Why Interoperability is Crucial in Healthcare Systems: Part 1
Healthcare records have come a long way since the first casebooks and paper charts, and it is now unthinkable that modern healthcare organizations operate without at least some form of digital record. Many organizations maintain these records with health IT systems that have become critical to healthcare management.
These IT systems often lack the ability to operate together as an ecosystem, and instead act as independent silos of information. This has become an issue of broader concern, affecting the hospital, managed care sectors, and the public.
Interoperability, or the idea that disparate healthcare IT systems should work together, is emerging as the key to efficient data management.
In fact, according to the Center for Medical Interoperability, the lack of interoperability in today’s healthcare environments can compromise patient safety, impact care quality and outcomes, and waste billions of dollars each year.
The concept of health information technology
To better grasp the concept of interoperability, it helps to understand the various components of health IT infrastructure. Health IT refers to a vast array of solutions designed to store, analyze and retrieve healthcare data. These tools include:
Electronic Health Records (EHR)
EHRs are the key component of health IT infrastructure. These real-time digital records include a variety of data relevant to a person’s health (previous treatments, tests, medication history, allergies and caveats). They can be accessed and shared between authorized users, including providers, insurance companies and state agencies.
Claims systems are used by managed care organizations to ensure that healthcare providers are compensated for the care they provide. Interoperability solutions that work with claims systems help ensure that that compensation is timely and correct, allowing practitioners to provide healthcare instead of acting as accountants.
Quality and Risk Management Systems
These systems record and track quality metrics around healthcare provider performance, facility safety, procedures performed and diagnosis made. Not only do these systems help ensure that organizations are delivering the best healthcare possible, they assist in an organization’s compliance with state, federal and accreditation requirements.
Health Information Exchange (HIE)
HIE facilitate the publication, standardization, validation, retrieval and distribution of data between different health IT systems. It can be securely accessed by healthcare organizations, doctors, pharmacists, state agencies, health researchers and patients within a community, region or healthcare delivery systems.
Provider Data Management
Considered the source of truth for healthcare provider data, these systems store and track everything from demographic data to privileging, credentials and verifications, scheduling, directory, managed care contracts and continuing medical education data centric to practitioners.
So, what exactly does interoperability mean to a healthcare organization?
Healthcare organizations across the U.S. use different vendors for their IT systems, such as EHRs. Interoperability allows these systems to communicate, exchange information and present it in a comprehensible way. This involves the transfer of data between providers, claims systems, online directories, and provider data management system within and across organizations and vendors.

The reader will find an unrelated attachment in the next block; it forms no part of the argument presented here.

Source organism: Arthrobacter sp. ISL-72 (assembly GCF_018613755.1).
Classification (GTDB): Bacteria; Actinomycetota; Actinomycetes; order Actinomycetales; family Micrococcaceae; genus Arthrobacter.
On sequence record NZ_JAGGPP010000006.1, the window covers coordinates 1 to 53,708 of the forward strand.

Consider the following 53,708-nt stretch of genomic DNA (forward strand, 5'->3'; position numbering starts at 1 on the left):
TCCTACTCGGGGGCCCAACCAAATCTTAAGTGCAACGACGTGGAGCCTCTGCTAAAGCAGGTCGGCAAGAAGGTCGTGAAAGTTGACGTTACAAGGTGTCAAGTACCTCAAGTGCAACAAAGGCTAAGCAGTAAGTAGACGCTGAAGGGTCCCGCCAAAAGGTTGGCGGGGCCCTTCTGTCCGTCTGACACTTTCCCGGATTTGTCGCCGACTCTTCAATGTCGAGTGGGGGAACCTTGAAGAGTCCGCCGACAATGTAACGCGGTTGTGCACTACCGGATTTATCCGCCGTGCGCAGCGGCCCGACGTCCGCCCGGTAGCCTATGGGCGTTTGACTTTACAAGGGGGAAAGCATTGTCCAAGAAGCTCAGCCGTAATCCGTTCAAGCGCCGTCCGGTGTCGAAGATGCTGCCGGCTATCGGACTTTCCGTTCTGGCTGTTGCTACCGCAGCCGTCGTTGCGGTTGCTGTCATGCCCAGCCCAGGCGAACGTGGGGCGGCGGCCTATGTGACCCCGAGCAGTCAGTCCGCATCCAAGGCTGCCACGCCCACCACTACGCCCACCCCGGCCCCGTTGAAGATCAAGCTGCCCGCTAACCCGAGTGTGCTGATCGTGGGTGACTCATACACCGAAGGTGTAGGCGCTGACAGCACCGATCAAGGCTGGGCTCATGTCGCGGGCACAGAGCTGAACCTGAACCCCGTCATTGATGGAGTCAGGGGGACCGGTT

On a federal level, the Office of the National Coordinator for Health IT (ONC) is leading the efforts to implement advanced IT solutions and set unified standards that ensure seamless interaction between heterogeneous healthcare IT systems.
The major benefits of interoperability
The idea of interoperability is to minimize dysfunction in data exchange, enhance patient care, eliminate silos of information, reduce costs, and allow real-time interaction between systems. The implementation of advanced IT integrated solutions forms the basis for high-quality healthcare and improved patient outcomes.
You can improve the quality of care your organization delivers to patients when your team works in an interoperable environment. Application program interfaces (APIs) contribute to better interoperability by providing flexibility for easy integration with other systems and services.
Ready to learn more? Stay tuned for part 2 of our Why Interoperability is Crucial in Healthcare Systems series.
The Cactus API can provide flexibility for easy integration with Cactus provider management applications and platforms you are already using. With Cactus APIs and provider management tools, you can achieve a 360-degree view of your provider network.
symplr’s Provider Management solution enables gathering and storing provider data to perform primary source verifications, maintaining years’ worth of records, and distributing information across your organization. Learn more about our advanced medical credentialing software at www.symplr.com/products/provider-credentialing or schedule a demo at firstname.lastname@example.org.
About Matt Thomas
Matt Thomas is a Product Manager at symplr in Overland Park, Kansas. Matt has been part of the symplr/Cactus team for over 10 years in roles ranging from training, implementation and technical consulting to business analysis and Cactus product management. Matt works with both clients and symplr development and operations departments to ensure the vision of the Cactus interface applications, web applications, peer review, quality, and event reporting products meets our clients’ needs.